Tesco Bank has frozen online transactions after being hit by a wave of fraudulent activity over the weekend. The British financial institution was prompted to take action after a total of 40,000 account holders were affected by suspicious transactions.
The bank announced early Monday that money had been taken from 20,000 accounts. The company is working with authorities to determine the source of the breach, and will help customers recoup any financial losses, according to an official statement posted on the Tesco Bank website.
"We apologize for the worry and inconvenience that this has caused for customers, and can only stress that we are taking every step to protect our customers' accounts," wrote Benny Higgins, the bank's chief executive. "That is why, as a precautionary measure, we have taken the decision today to temporarily stop online transactions from current accounts."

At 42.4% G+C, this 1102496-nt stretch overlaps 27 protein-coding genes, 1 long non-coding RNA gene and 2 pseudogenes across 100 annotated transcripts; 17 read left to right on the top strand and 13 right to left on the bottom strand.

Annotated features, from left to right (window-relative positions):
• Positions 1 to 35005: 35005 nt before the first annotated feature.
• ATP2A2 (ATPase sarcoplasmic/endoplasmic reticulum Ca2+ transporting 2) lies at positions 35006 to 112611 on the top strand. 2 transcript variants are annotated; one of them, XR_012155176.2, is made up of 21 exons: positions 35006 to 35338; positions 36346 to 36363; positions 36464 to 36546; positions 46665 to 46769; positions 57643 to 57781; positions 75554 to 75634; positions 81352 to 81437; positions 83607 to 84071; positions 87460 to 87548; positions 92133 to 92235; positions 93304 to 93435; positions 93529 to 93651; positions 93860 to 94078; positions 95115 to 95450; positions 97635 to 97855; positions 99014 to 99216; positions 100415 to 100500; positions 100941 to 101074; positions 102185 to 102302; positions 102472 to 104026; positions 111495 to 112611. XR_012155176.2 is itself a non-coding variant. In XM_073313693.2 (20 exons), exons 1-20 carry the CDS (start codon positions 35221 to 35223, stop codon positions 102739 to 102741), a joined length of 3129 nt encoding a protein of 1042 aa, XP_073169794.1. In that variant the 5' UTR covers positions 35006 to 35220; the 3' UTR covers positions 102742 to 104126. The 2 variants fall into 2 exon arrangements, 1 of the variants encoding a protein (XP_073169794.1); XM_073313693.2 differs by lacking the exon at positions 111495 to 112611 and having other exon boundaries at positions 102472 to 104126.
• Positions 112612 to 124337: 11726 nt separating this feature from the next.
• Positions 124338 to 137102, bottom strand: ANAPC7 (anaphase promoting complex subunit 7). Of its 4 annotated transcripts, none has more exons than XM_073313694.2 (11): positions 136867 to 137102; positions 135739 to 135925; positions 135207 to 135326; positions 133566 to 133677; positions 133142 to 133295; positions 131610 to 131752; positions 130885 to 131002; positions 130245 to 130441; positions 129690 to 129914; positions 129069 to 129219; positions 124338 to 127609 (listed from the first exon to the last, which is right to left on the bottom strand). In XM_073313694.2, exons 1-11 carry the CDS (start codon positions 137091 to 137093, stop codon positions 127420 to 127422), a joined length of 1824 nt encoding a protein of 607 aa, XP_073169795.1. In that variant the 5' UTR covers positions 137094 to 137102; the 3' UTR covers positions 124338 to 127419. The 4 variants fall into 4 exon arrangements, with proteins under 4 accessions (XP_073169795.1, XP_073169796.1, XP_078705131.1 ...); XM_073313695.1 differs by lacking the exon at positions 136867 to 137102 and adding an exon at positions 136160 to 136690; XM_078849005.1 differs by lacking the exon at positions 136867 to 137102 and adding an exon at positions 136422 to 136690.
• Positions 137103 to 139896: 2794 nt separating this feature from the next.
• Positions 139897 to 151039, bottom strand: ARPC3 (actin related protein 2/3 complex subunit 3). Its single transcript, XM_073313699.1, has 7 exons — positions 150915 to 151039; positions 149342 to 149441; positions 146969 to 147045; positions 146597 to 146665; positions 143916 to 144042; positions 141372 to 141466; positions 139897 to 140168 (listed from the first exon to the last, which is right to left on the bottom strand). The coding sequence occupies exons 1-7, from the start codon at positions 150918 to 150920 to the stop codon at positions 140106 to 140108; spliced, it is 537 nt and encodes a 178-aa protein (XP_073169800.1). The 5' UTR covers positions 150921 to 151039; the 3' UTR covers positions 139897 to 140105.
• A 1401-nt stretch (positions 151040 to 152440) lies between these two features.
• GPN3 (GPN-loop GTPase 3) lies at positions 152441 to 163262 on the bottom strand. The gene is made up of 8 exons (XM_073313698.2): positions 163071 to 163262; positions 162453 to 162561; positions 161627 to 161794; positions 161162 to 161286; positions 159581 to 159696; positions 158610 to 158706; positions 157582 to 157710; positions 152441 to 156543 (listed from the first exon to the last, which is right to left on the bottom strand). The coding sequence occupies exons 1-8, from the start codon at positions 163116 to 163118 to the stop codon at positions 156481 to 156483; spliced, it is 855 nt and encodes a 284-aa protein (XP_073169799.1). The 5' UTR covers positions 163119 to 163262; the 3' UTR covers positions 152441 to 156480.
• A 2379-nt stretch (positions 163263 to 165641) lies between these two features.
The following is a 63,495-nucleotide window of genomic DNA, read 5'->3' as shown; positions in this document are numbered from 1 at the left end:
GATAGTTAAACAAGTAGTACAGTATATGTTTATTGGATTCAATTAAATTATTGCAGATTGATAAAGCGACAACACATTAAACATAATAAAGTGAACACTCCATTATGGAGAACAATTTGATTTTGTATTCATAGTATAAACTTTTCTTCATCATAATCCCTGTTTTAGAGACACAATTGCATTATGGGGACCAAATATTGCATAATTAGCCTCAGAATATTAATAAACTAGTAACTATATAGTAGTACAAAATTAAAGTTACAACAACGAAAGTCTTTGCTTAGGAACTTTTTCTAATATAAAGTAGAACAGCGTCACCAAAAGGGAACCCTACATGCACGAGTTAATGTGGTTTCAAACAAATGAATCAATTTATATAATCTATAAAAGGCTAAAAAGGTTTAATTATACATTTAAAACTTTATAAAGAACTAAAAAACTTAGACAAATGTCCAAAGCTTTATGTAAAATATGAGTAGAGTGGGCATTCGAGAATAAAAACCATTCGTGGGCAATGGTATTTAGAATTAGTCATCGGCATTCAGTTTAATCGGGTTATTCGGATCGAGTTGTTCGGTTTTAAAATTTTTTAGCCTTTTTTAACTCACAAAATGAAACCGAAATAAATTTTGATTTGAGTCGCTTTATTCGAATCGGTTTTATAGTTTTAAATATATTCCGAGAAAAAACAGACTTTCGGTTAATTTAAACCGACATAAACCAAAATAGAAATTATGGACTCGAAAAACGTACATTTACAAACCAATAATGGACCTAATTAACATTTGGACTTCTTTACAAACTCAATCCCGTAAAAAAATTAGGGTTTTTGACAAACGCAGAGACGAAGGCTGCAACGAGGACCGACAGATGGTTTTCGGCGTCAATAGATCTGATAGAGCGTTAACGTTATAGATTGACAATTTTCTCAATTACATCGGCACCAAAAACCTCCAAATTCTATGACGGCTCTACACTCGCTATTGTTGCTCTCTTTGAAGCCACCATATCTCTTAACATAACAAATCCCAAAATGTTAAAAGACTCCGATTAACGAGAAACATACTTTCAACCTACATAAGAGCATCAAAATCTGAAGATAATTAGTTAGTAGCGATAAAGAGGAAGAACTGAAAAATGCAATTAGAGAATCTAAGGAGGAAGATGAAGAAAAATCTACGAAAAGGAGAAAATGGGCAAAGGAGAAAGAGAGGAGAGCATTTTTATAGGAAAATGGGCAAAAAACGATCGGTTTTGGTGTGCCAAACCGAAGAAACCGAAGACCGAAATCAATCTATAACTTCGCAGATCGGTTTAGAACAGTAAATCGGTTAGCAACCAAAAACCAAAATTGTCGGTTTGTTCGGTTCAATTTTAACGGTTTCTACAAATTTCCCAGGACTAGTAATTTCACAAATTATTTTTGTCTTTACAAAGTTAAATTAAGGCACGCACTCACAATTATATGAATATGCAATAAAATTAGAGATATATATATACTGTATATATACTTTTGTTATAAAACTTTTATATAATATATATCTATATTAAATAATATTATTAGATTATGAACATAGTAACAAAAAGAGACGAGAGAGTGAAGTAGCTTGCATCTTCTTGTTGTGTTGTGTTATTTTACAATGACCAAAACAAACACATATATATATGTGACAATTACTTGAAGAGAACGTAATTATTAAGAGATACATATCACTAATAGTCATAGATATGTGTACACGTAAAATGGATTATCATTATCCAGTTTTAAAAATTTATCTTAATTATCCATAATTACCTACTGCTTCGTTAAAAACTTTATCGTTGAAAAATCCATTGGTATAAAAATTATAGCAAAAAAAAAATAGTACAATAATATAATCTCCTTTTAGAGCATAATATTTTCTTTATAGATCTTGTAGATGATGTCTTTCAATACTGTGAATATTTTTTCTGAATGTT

Customers will still be able to use their accounts to carry out cash withdrawals, chip and pin payments, direct debits, and pre-existing bill payments. For the time being, it's only online transactions that have been deactivated.
While tens of thousands of accounts being affected sounds like a large number, it's only a very small percentage of the Tesco Bank consumer base as a whole. The bank services some 8 million accounts in total, according to a report from Ars Technica.
For many of these customers, however, the way that Tesco Bank handled the situation has been less than satisfactory. On Monday morning, affected account holders took to social media to complain about not being able to access their funds via the internet.
A situation like this demonstrates just how important it is for banking institutions to shore up their online security. More and more consumers are performing financial transactions via the internet, and that is only going to make these services more attractive to criminals going forward.